How popular have e-books and ebook readers and apps become? Consider this: ebook checkouts from the Siouxland Libraries increased 201 percent over the course of 2011. Meanwhile, the number of electronic materials went up 139 percent from 2010 to 2011.
The figures are rather stunning. Last January, the first complete month of use by those who received ereaders for Christmas, 1,690 e-books were checked out. Last month, before a new and likely larger round of ereader gift-giving, there were 5,240 checked out. That accounted for 16 percent of the e-books checked out the entire year. Who knows what this month’s figures will show?
This isn’t a unique situation. Demand at major public libraries has doubled since December 1, 2011. In fact, it is to the point that demand exceeds supply. That may also be the case here. At the time this post was written, there were 4,277 e-books available through the library. (In comparison, the Chicago Public Library has 6,443.) Of those, less than half were currently available to be checked out. I’m guessing the “hold” list for some of the more popular books is lengthy, even though the default lending period is 14 days. (You can get info on ebook check outs here.)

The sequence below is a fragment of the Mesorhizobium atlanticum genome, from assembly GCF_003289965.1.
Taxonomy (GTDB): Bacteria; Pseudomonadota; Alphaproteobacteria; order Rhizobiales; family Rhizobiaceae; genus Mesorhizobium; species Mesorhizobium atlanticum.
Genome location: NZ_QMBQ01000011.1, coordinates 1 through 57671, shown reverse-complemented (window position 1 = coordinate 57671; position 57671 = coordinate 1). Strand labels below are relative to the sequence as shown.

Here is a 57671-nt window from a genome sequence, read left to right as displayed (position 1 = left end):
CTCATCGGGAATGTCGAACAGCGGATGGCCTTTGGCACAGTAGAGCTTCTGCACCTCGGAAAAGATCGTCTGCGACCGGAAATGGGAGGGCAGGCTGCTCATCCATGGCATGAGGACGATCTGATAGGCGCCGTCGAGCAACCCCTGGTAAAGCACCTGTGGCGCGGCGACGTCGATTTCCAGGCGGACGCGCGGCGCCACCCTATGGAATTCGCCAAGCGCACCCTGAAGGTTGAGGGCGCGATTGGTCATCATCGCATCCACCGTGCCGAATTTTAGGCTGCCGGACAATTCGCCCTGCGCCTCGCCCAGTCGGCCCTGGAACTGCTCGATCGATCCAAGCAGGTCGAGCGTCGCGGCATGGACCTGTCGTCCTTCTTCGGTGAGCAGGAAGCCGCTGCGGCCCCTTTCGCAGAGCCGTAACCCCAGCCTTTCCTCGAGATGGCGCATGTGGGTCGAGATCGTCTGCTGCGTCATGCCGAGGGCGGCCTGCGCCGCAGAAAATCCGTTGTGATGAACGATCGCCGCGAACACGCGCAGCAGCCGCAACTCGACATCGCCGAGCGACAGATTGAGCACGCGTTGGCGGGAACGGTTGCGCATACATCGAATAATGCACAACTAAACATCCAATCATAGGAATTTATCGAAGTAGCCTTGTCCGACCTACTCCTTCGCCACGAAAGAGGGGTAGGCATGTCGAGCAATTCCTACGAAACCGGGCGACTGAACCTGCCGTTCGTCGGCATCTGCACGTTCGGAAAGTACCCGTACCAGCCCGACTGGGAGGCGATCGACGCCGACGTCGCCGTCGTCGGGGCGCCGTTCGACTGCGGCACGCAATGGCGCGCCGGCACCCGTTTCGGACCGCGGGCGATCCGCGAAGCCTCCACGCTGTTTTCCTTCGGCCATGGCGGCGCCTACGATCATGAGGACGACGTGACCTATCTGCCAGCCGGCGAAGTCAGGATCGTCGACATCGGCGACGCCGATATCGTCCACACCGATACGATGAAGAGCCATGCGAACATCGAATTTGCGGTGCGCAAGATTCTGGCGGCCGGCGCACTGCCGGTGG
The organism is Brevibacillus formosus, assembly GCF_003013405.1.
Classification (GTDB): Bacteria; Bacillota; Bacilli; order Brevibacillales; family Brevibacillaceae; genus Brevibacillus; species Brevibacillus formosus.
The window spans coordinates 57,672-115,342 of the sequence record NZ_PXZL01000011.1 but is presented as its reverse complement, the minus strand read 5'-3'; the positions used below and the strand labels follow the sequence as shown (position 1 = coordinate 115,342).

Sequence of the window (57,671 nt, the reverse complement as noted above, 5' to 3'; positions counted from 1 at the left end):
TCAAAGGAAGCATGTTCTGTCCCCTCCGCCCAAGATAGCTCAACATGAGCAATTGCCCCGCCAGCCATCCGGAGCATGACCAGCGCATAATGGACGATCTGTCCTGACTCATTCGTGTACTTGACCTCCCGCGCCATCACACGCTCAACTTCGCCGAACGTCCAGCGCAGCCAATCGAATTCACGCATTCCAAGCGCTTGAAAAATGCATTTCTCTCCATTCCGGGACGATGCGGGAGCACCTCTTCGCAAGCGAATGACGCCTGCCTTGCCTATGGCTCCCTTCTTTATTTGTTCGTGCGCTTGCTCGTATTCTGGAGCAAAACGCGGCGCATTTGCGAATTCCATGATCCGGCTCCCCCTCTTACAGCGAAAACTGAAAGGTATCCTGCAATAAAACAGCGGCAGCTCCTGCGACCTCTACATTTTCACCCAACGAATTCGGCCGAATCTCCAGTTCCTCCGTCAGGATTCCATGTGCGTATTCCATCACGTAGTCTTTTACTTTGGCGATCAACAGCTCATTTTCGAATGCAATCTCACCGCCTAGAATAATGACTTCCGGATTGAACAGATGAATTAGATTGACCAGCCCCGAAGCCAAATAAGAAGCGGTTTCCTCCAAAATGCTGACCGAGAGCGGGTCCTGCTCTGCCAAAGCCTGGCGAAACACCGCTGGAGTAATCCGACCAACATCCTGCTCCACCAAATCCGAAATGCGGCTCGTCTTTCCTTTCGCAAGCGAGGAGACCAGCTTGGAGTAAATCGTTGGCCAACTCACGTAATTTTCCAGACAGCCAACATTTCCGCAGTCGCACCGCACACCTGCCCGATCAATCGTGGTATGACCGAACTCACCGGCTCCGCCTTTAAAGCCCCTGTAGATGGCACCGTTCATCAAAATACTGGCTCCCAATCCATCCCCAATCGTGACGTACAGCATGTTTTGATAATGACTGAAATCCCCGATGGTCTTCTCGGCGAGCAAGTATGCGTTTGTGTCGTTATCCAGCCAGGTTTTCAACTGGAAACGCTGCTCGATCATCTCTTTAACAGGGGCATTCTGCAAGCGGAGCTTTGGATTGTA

These statistics, though, undoubtedly underestimate the demand that might otherwise exist. The fact is that even though some publishers (Scribner, Putnam and Simon and Schuster, for example) release print and electronic versions of new books, they won’t provide borrowing licenses to libraries or withhold them for newly published titles. HarperCollins, meanwhile, restricts library licenses to 26 loans of a single book title. And in November, Penguin USA announced it was going to withhold the supply of new digital titles to US libraries.
This means libraries are somewhat caught in the middle. There is explosive demand from patrons but limits imposed by publishers. Throw in the budget constraints libraries are facing and it will be a while before this all sorts out. Still, there’s no doubt e-books are in libraries to stay (says a guy who also would have said the good old card catalog would be around forever).
The survival of libraries will depend on their ability to take advantage of ebook technologies to deliver new kinds of value, even as competition arises in the delivery of their traditional services.
Eric Hellman, “Libraries, Ebooks, and Competition”